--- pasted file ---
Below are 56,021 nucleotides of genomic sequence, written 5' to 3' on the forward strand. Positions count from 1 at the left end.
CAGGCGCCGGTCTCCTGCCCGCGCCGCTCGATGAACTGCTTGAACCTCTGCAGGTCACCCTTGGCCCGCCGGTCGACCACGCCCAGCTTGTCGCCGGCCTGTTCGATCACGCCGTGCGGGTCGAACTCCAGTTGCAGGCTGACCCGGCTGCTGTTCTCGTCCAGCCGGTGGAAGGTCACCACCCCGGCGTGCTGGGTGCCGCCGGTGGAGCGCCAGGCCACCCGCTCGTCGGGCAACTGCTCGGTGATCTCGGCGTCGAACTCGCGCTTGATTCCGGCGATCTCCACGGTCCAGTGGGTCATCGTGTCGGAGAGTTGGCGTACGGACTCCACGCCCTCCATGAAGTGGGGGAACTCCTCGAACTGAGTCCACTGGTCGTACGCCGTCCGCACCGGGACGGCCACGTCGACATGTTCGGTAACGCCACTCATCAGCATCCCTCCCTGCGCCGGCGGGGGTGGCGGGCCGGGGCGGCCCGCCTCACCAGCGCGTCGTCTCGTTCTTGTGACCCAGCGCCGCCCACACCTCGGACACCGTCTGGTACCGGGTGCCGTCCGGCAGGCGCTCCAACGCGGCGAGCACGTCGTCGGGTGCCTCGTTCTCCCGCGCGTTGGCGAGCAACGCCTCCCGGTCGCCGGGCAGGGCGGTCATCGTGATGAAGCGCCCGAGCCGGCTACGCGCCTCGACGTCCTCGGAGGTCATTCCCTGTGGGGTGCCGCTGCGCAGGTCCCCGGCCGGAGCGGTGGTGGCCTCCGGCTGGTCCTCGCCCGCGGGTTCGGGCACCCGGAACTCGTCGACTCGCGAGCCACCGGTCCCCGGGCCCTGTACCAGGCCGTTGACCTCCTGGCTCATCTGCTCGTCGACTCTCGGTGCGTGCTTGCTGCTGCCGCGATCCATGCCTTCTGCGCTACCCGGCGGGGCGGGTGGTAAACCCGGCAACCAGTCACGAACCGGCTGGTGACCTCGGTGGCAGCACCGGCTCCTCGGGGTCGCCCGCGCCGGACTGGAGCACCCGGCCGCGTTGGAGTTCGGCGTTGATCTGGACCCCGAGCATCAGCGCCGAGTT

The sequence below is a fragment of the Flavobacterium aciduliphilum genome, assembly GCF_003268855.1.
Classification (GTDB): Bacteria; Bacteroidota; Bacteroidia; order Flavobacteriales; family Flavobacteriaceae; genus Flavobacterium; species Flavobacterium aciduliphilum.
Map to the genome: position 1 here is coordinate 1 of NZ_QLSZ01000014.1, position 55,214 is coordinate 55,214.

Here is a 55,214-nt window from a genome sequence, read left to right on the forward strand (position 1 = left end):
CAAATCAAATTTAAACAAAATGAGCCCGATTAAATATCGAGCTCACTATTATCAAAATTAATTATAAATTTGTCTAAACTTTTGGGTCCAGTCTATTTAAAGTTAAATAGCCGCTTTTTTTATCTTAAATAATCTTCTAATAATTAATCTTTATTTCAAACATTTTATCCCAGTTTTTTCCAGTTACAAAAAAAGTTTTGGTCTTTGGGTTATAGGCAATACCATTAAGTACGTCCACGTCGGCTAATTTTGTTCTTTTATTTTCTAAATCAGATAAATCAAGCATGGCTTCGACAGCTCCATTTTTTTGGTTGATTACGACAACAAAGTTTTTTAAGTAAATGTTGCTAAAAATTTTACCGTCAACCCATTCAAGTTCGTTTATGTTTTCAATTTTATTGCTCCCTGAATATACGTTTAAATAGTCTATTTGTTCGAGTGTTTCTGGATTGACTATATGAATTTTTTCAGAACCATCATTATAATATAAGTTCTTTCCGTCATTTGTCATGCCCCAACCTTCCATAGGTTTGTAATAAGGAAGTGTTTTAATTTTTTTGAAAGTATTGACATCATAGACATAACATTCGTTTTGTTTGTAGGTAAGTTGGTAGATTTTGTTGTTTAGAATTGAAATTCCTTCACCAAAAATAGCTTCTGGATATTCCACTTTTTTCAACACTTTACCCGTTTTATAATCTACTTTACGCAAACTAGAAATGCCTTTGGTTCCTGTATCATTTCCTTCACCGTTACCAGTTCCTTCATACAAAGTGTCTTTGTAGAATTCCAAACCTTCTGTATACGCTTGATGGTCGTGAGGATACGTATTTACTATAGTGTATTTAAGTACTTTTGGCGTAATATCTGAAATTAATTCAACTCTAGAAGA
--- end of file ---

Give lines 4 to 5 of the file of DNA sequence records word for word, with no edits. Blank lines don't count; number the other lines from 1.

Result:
Classification (GTDB): Bacteria; Bacteroidota; Bacteroidia; order Flavobacteriales; family Flavobacteriaceae; genus Flavobacterium; species Flavobacterium aciduliphilum.
Map to the genome: position 1 here is coordinate 1 of NZ_QLSZ01000014.1, position 55,214 is coordinate 55,214.